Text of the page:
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Snowboards are often described with the term "Rocker". It seems like a kind of shape or something.

What exactly is meant by a "Rocker" snowboard and what are the advantages or disadvantages?

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    It's the opposite of camber. A board with camber will curve with the tips towards the ground, a board with rocker will curve with the tips away from the ground.
    – ShemSeger
    Mar 23 '17 at 2:40
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Rocker is a term common for freeride ski and snowboards. Because of the deep snow (powder) you need ski which are floating by design. That means it is easier to ride in powder with a higher rocker.

Rocker technically means the negative preload the ski/snowboard are having. So if you lay them on the ground without any load, the ski only touches the ground in the middle (where your binding lies) and not over the whole surface.

It seems that rockers also show advantages in halfpipes (freeskiing) and even on piste. So the technology is already widespread in winter sports.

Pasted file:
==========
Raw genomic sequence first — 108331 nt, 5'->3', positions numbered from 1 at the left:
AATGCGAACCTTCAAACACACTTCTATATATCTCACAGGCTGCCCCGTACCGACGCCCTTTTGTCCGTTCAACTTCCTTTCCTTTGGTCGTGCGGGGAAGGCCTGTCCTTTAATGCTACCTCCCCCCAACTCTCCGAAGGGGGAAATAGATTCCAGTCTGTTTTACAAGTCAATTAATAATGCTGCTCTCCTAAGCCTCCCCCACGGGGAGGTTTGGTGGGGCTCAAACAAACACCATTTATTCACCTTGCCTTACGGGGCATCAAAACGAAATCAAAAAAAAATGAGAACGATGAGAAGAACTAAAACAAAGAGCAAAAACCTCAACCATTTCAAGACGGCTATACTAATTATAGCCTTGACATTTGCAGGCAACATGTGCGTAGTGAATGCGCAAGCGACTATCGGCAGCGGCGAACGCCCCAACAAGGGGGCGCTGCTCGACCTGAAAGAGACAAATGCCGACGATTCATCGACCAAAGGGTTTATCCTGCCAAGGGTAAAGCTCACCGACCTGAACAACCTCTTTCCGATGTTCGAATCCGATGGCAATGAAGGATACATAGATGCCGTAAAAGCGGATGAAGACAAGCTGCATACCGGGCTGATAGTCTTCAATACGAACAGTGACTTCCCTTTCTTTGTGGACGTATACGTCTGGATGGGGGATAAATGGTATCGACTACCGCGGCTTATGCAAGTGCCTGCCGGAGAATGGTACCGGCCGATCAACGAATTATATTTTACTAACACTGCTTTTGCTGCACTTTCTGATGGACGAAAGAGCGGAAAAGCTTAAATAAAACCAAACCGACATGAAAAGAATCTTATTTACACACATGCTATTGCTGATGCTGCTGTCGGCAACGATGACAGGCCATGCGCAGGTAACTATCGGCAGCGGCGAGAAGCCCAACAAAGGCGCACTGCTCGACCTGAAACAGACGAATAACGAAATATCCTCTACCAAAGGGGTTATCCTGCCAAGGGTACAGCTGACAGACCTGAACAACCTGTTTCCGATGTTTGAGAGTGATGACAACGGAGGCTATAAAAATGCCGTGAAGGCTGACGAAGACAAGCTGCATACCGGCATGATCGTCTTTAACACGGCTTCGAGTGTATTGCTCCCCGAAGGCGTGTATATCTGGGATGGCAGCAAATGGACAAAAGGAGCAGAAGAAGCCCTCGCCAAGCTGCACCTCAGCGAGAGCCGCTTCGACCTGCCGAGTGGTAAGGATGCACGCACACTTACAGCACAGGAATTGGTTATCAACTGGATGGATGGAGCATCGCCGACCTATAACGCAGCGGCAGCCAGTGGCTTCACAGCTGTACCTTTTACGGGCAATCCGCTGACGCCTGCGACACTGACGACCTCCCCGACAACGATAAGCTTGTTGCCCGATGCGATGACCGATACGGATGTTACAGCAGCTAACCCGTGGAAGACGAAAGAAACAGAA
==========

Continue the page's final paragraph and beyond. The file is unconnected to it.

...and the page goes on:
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  • side note: it is also a term in roller skating, where it is usually used as "anti rocker", which are wheel (smaller and set in position 2 and 3) designed to limit the rocking. When you put the roller skate on the ground, only the front and back wheels touch the ground, while the middle wheels don't - hence the term anit-rocker
    – njzk2
    Mar 22 '17 at 15:37
  • another side note: the term has been used for decades to describe the same sort of curvature on surfboards, and I would presume was borrowed from that for snowboards. The amount of "rocker" to the shape is the amount of convex curve relative to a flat board. Mar 26 '17 at 0:01

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